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With only a few hours to go before halving, Bitcoin collects more fees than Ethereum

by Patricia

As Bitcoin’s halving approaches, fees on the market’s 1st blockchain are on the rise, even surpassing those spent by Ethereum users. This reflects a growing interest in the many applications developed on Bitcoin or its 2.


The flippening of Bitcoin on Ethereum

We’re only a few hours away from halving, and we’re already seeing an increase in Bitcoin user activity on the blockchain. They’re looking to take advantage of what could be the last few moments when transaction fees remain relatively low.

In recent days, fees on the Bitcoin blockchain have risen considerably and remained high for several days. In the last 3 days, Bitcoin users have paid more fees than Ethereum users.

Bitcoin blockchain fees in dollars since December 2023

Bitcoin blockchain fees in dollars since December 2023

In fact, daily fees harvested on the Bitcoin blockchain have reached as high as $10 million, a level last seen in the month of December 2023.

Ethereum, for its part, is a blockchain known for its very high transaction fees, which can sometimes exceed several hundred dollars during periods of heavy network congestion.

Ethereum blockchain fees in dollars since May 2022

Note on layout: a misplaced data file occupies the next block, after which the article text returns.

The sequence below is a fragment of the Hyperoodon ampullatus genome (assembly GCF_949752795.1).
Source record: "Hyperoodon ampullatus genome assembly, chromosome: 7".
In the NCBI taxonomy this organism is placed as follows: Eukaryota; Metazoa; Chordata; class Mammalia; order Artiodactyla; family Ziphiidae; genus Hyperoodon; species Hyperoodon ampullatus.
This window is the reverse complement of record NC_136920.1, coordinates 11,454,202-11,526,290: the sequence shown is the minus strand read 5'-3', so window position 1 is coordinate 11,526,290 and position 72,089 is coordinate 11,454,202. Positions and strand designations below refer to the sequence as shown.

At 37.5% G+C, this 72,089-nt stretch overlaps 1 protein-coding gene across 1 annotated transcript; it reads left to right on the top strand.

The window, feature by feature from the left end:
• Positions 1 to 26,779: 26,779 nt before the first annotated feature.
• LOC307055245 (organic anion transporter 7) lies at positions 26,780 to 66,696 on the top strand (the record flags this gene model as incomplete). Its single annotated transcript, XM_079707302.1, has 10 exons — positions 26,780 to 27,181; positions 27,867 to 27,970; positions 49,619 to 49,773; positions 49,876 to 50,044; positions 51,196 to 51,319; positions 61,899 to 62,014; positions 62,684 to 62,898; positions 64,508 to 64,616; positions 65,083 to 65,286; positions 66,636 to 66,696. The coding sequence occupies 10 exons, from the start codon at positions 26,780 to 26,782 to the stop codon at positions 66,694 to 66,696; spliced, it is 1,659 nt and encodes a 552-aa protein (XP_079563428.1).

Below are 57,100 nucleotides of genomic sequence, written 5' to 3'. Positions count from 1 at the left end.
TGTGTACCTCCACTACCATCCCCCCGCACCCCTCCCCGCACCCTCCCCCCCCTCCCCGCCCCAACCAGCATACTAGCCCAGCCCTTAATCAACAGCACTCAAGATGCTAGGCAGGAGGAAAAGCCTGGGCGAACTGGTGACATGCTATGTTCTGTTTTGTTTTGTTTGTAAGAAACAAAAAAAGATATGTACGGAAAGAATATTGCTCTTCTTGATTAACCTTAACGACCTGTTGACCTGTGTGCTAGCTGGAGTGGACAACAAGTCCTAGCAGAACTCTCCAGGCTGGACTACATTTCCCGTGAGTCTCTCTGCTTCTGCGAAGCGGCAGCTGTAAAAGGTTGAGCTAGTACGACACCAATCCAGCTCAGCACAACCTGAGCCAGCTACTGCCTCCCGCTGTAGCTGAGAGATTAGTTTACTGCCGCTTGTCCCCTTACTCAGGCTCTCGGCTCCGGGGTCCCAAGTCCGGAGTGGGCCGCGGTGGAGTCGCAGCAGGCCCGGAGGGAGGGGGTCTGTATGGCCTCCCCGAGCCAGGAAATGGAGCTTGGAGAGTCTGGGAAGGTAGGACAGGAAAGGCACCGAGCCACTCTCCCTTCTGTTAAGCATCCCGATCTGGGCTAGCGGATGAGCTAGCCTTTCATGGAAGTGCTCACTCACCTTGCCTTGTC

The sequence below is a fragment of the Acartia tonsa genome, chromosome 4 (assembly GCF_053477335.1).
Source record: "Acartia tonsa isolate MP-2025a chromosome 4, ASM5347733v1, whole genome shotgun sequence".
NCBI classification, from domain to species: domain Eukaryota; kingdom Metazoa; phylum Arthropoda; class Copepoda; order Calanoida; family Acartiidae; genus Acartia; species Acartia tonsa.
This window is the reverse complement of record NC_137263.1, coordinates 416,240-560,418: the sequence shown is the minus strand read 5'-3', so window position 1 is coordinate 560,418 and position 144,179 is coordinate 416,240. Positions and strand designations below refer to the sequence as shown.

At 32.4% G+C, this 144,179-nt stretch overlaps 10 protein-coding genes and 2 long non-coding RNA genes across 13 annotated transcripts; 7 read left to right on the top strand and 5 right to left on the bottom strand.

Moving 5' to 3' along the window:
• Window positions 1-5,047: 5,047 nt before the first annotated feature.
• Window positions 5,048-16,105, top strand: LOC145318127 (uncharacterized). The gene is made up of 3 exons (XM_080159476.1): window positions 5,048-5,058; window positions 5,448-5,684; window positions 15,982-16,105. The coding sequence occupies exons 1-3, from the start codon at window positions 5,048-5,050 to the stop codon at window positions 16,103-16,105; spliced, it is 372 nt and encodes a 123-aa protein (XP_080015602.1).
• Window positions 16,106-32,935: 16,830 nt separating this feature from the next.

Ethereum blockchain fees in dollars since May 2022

Although Ethereum fees are lower than Bitcoin fees in the short term, this is not the case in the medium term. In fact, the Ethereum blockchain collected over $38 million in fees on March 5, 2024, which was a record since May 2022.

How can we explain such a sharp rise in Bitcoin fees?

First of all, it’s important to remember that while Bitcoin is gaining in adoption, transaction fees are likely to remain high. What’s more, high fees are essential for the survival of miners, the key players in securing the network.

In fact, approximately every 4 years, the BTC reward in a block is divided by 2, halving the miners’ income – a process known as halving. This mechanism was designed to make Bitcoin a deflationary currency and thus preserve its value over time.

Since the last bull market, more and more use cases for the Bitcoin blockchain have been created:

  • These include the Ordinals protocol, which enables the creation and exchange of fungible and non-fungible tokens (NFT);
  • Bitcoin is also used to time-stamp and thus prove the existence of a document on the date its hash was recorded on the blockchain;
  • The use of miniscript, a writing language enabling more complex BTC transactions, notably used by the Liana wallet to facilitate inheritance transfers without intermediaries;
  • The development of the Lightning Network, a Bitcoin layer 2, which enables near-instantaneous transactions;
  • There is also the advancement of DLC, smart contracts that enable leveraged trading without intermediaries, developed by entities such as 10101 and DLC Markets ;
  • Finally, the creation of new sidechains, such as Stacks.

Finally, the Rune protocol is probably largely responsible for the recent high fees. Created by Casey Rodarmor, also behind the Ordinals protocol, Rune aims to offer a more flexible, faster and cheaper solution in terms of transaction fees than its predecessor.

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